SUCCESSION PLANNING FOR PEACE

The Ten Commandments for Successful Succession Planning

The clock is ticking. At my age you have to start thinking about handing off the pastoral baton to a younger guy in God’s timing.

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While I still hope I have a few good years in me at the helm, wise leadership requires thoughtful discussion and diligent prayer about how to plan for such a significant thing as pastoral transition in the life of the church.

Lately our elders have been pouring over Next: Pastoral Succession That Works. Too many churches suffer a disruption of their peace when pastors come and go. We want to avoid that if at all possible.

One practical assignment suggested in the book involved the current pastor drafting his own version of the Ten Commandments for successful succession planning. I found it a helpful exercise.

I offer these as a possible encouragement to any other church facing the same stewardship challenge.

  1. He shall run the race hard for the glory of God and the welfare of OGC over the rest of his course as pastor-teacher—however long the Lord determines that he remain on point.
  2. He shall consistently take initiative to keep the conversation about succession ongoing so that no one else may feel awkward about having to force the issue due to his reluctance.
  3. He shall do everything in his power to ensure that the baton handoff occurs—when it does—in a fashion that safeguards the peace and purity of Orlando Grace Church.
  4. He shall regularly pray about the succession process for wisdom and guidance from the Lord from start to finish.
  5. He shall determine to listen carefully and defer in humility as must as possible to the concerns/desires of the rest of the leadership team in executing the plan.
  6. He shall neither exit prematurely from his role nor linger past-time in the same, but seek to discern with the rest of the body the most opportune time for the transition.
  7. He shall diligently seek to determine from the Lord what next vocational assignment awaits him and his wife, whatever and wherever that may be.
  8. He shall act as the number-one cheerleader for the next pastor-teacher and do everything in his power to ensure the man’s good success and favor with the people and community.
  9. He shall tend carefully to the needs and concerns of the rest of the staff throughout the succession process such that their voices are heard and their welfare served.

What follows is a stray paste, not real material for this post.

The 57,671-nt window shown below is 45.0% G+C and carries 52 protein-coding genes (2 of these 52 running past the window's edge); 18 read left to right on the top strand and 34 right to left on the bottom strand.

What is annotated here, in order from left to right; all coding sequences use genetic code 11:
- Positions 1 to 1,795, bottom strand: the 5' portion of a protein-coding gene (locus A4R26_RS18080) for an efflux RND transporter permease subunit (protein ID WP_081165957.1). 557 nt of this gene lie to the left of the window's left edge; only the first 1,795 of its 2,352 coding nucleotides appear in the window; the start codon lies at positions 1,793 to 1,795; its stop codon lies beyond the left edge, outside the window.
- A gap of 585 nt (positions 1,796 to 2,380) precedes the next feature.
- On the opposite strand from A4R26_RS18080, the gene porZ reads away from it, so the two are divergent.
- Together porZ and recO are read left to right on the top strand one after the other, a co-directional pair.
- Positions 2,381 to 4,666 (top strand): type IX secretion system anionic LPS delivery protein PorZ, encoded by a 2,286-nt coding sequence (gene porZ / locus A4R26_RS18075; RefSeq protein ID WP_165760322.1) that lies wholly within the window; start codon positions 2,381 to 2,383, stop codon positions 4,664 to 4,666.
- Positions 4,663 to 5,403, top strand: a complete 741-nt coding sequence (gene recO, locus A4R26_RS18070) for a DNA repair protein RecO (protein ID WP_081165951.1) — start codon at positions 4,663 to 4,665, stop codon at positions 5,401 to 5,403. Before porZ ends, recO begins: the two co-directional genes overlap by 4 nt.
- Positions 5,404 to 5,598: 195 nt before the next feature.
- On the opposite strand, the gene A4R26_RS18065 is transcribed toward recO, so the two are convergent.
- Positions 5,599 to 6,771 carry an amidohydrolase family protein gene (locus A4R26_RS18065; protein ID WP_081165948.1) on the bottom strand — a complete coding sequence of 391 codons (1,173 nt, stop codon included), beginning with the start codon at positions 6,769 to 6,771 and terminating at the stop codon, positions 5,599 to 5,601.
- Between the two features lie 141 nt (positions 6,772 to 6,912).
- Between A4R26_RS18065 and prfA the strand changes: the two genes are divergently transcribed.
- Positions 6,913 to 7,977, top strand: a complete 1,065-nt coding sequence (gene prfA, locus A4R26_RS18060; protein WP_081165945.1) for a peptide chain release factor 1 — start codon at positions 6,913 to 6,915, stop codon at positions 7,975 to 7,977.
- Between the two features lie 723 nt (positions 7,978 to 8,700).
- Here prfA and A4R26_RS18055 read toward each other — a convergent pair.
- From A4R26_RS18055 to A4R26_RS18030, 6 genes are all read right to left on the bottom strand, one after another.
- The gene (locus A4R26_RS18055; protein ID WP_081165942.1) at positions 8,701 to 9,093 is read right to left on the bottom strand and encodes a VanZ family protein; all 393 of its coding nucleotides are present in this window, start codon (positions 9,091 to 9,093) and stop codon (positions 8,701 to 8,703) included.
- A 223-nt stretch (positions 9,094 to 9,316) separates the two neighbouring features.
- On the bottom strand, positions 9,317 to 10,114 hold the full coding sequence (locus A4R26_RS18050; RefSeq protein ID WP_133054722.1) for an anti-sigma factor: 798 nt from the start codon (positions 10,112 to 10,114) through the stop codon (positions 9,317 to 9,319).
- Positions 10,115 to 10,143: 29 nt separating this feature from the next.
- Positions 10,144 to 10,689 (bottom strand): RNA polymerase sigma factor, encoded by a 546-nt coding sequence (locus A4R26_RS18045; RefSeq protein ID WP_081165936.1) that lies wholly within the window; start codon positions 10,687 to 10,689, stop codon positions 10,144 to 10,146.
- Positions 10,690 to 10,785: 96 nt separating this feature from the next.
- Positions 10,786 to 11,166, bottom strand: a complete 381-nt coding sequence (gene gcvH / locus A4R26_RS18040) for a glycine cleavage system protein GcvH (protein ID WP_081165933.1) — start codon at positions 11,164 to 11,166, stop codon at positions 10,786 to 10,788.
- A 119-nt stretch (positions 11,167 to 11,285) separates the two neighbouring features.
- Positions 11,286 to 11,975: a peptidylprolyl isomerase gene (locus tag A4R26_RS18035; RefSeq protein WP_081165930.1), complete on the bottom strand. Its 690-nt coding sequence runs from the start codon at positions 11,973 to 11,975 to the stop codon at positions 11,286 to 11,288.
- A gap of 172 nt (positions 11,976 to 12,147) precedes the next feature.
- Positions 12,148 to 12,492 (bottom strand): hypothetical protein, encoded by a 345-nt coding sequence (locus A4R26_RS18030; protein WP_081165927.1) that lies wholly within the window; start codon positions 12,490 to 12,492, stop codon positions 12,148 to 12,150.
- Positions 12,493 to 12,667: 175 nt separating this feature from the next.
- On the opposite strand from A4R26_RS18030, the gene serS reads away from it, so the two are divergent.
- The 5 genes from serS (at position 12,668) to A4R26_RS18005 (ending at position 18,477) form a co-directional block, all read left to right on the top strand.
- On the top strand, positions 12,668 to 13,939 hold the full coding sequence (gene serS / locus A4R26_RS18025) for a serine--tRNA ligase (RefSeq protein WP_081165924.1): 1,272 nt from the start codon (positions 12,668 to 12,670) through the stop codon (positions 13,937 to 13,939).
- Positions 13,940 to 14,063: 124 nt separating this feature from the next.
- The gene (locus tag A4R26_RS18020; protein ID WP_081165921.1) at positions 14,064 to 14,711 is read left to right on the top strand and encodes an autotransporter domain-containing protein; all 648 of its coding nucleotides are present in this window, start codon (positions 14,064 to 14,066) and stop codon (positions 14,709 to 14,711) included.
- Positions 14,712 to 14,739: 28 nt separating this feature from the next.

10. He shall exit when the time comes with a heart of gratitude and humility for the privilege of having pastored faithfully, albeit imperfectly, so great a church as OGC.

IS YOUR CHURCH LOVING?

How To Help Your Church Abound in Love

I certainly hope so. It should be. Jesus declared love the distinguishing mark by which all others would know that we are His disciples (John 13:35).

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But here’s the deal. Paul prays in Phil. 1:9 that their church’s love may abound more and more. He exhorted another church very much the same way:

Now concerning brotherly love you have no need for anyone to write to you, for you yourselves have been taught by God to love one another, 10 for that indeed is what you are doing to all the brothers throughout Macedonia. But we urge you, brothers, to do this more and more (1 Thess. 4:9-10, emphasis added).

It seems we can’t afford to rest on our laurels when it comes to the degree of love operational in our congregations.

Here are seven ways you can potentially affect the abounding of love in your church so as to ensure its peace and unity:

  1. Admit to the Lord any failures on this front, believe the gospel again, and determine to obey in His strength in the future.
  2. Embrace the commandment to excel in love as just that–marching orders from Jesus. We can’t treat this virtue as optional. Also, regard it as the A-priority responsibility it is. Why else would Peter write: Above all, keep loving one another earnestly (1 Pet. 4:8, emphasis added).
  3. Never assume you have arrived on this front. The Bible doesn’t make room for complacency in our love performance. Ask the Lord to help you push the edge of envelope in ways you haven’t done so before.
  4. Make it a habit to do loving things. Build your love muscles by practicing kindness. Alexander Strauch calls kindness love with work clothes on. Write notes. Give gifts (even little ones). Make a phone call. Buy someone lunch. Drop by for a visit (ask first).
  5. Practice hospitality. Texts teaching about love often include the exhortation to open our home to others. For example, Paul exhorts, Let love be genuine in Rom. 12:9. Then in v. 13 he adds, Contribute to the needs of the saints and seek to show hospitality.
    We find another example of this combo in Heb. 13:1-2. One commands, Let brotherly love continue. Then v. 2 quickly follows with, Do not neglect to show hospitality. Few things say love more persuasively than sharing a meal with others around your table.
  6. Pray for one another in your church to grow in love for one another. Last Sunday we studied that text in Philippians (1:9) where Paul prays for their love to abound. So this week I am praying through our member/attender list for each household for the same thing. Your church has such a list, doesn’t it?